Negative interest rates have been on the cards for sometime and seem to be one of the solutions of Central Banks - who are themselves fundamentally flawed by insisting on interfering with the markets

Why is it that the banking system seems to constantly get away with ridiculous practices that would not be permitted in any other industry - whilst at the same time lining their own pockets with disproportionate salaries?

If zero/negative interest rates are the order of the day then they should apply to everything across the board and not selective areas. Should the banks choose to impose negative rates on credit balances the they also ought be subject themselves to the same interest rates when they lend out money - resulting in the fact that they should pay borrowers interest rather than charge them interest.

This would apply in paying interest to those who hold mortgages or overdrafts and the biggest disgrace of all are the interest rates charged by credit card companies which is bordering on usury at 25% plus, when the Bank of England rate is so low

Yet nothing seems to be done about credit card interest rates by the Government - why not?

However, at the same time nobody seems interested in putting a stop to the banking systems use of 'fractional reserve banking' - unless digital currency puts an end to this practice

All this would seem to be a push to do away with cash and replace it with a digital currency such as bitcoin and if this came to pass the current banking system as we know it would become superfluous. After all why would anyone hold money in the current system with the potential of a run on the banks or RBS scenario when it would be held in a new (revamped) style central bank

Unfortunately once this 'demise of cash' occurs, consumers could be 'forced' to spend a certain amount or otherwise incur penalties and far too much control then passes over to the Central Banks - to abuse their position at will

In the meantime, how do the Central Banks propose to deal with any future recessions under their current policies? After all, the present problem is too much global debt in one form or another and the Central Banks will have used up one of the tools in their armament by forcing down interest rates from sensible levels to levels that bear no relation to risk and will eventually become the new norm for a whole generation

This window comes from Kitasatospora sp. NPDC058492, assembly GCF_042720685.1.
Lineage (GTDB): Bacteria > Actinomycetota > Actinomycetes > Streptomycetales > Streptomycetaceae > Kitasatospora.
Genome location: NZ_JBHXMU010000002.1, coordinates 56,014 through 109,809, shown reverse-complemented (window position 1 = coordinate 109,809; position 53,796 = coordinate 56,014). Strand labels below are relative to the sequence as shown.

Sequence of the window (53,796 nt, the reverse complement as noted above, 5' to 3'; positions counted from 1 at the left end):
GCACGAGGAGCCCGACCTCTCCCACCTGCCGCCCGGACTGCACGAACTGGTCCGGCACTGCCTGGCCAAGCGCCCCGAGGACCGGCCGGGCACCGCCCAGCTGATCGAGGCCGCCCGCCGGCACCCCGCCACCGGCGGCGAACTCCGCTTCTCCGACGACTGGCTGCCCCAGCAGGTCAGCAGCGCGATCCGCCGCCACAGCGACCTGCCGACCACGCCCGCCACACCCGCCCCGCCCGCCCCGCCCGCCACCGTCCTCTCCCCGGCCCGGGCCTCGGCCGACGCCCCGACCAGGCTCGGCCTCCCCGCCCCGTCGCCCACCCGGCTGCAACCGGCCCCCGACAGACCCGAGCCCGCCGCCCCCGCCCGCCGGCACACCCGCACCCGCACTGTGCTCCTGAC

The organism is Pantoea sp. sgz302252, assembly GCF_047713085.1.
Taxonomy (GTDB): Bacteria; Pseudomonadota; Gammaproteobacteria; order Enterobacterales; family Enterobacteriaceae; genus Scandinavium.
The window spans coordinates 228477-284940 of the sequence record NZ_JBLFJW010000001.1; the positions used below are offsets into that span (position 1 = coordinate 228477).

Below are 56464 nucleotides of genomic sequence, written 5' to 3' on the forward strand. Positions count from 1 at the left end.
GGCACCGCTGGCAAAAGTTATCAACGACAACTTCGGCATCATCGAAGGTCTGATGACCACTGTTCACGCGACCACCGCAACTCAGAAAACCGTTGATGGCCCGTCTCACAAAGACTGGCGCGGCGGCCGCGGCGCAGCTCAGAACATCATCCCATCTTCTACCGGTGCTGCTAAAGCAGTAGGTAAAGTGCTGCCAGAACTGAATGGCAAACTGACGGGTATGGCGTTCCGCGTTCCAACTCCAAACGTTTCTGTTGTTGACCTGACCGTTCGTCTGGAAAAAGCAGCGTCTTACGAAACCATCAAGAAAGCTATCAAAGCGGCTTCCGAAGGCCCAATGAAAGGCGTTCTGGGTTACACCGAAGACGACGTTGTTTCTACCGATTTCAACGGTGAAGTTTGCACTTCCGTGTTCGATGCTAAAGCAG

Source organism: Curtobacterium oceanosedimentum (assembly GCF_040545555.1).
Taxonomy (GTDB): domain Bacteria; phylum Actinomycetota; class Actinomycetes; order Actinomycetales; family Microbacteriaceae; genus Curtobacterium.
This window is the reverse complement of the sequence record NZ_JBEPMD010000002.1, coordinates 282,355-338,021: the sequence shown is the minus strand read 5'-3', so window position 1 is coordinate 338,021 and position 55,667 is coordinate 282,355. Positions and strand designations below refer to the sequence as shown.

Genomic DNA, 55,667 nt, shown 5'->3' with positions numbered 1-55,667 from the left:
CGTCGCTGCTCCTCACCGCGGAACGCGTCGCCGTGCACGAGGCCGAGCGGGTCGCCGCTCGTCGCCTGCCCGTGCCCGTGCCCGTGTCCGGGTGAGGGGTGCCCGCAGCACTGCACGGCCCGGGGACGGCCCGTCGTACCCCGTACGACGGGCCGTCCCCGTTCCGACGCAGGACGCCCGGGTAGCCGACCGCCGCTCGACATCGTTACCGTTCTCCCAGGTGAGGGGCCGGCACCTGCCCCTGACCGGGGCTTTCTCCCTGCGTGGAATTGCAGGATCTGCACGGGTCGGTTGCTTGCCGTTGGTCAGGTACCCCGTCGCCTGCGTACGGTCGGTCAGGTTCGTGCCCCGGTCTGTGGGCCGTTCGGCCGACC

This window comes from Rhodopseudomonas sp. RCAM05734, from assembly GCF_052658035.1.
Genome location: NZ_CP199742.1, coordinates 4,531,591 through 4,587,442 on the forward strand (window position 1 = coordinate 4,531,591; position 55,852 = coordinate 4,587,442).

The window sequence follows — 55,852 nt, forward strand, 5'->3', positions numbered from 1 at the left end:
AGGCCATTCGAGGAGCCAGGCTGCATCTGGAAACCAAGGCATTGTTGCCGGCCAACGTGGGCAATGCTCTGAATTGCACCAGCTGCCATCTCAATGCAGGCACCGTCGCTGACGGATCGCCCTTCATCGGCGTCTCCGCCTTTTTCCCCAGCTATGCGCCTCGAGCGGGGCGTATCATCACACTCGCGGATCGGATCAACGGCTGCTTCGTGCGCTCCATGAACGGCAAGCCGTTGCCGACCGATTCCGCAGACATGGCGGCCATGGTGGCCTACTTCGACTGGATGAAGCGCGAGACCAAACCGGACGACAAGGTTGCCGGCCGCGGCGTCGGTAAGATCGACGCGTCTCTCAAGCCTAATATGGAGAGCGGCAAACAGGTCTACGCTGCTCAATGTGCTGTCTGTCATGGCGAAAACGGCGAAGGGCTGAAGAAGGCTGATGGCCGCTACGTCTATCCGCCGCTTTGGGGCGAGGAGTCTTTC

Making the 'fallout' from even a modest interest rate rise very considerable

Furthermore, what do Governments do when their entire ageing population comes knocking on their door because they cannot afford to live with 0% interest on their savings, which have become worthless?

And as for the farcical 'stress testing' for residual capital on the banks balance sheets after an 'adverse scenario' - whose money is it anyway on their balance sheets and if it were not for the bankers slight of hand, claiming clients money as their own would they even be in this situation in the first place? What about ring fencing client money in the first place rather than claiming it as their own?

Tags: , | Categories: Bank of England | UK Government | US Government

Multi-nationals Transfer Pricing or 'profit shifting', call it what you wish, is a by-product of globalisation that enables companies to avoid taxes and facilitates the flight of capital from one jurisdiction to another

Whether it is 'Costa Del Crime' or 'Costa Del Tax Avoidance' the effect is basically the same - countries setting themselves up to potentially shelter companies or individuals from the penalties of avoiding the law in other states

This is nothing short of 'cooking the books' by affording corporations the discretion to allocate costs & overheads to favourable geographical locations; thereby minimising taxes and maximising profits

Essentially state sponsored encouragement for corruption and there are a number of countries making a very comfortable return from this approach.

Anyway, perhaps someone could explain how the likes of Ireland manages to get away with this as well as being a member of the EU. Yes it does help them remain solvent but at what cost to other member states with the likes of Apple, Microsoft, Google etc. avoiding tax in other EU countries

Is this a harsh assessment?

Well consider this:

  • These practices affect the state both in setting tax rates and also in allocating tax revenues
  • Capital is exported from the country of origin to favourable locations. This inhibits the flow of money in the country of origin which is an essential component for healthy growing economies
  • This capital flight could seriously impact on citizens in the county of origin. This affects hospitals, pensions, state benefits, country wide infrastructure etc. So anyone in the country of origin is being deprived of the resources (taxes) which would enhance their quality of life
  • Some of this infrastructure is used by the multi-nationals to facilitate their sales and yet they are trying to avoid paying for its upkeep - i.e. roads etc.
  • Don't forget that the major beneficiaries of suggesting these schemes are the accountancy profession

Solution

A good start would be for HMRC to be given powers similar to US section 482 Internal Revenue Code

'.. to allocate income, deductions, credits or other allowances between or among controlled entities if that allocation is considered necessary to prevent evasion of taxes ..'

This should place all these multi-nationals on notice - then take matters forward from there

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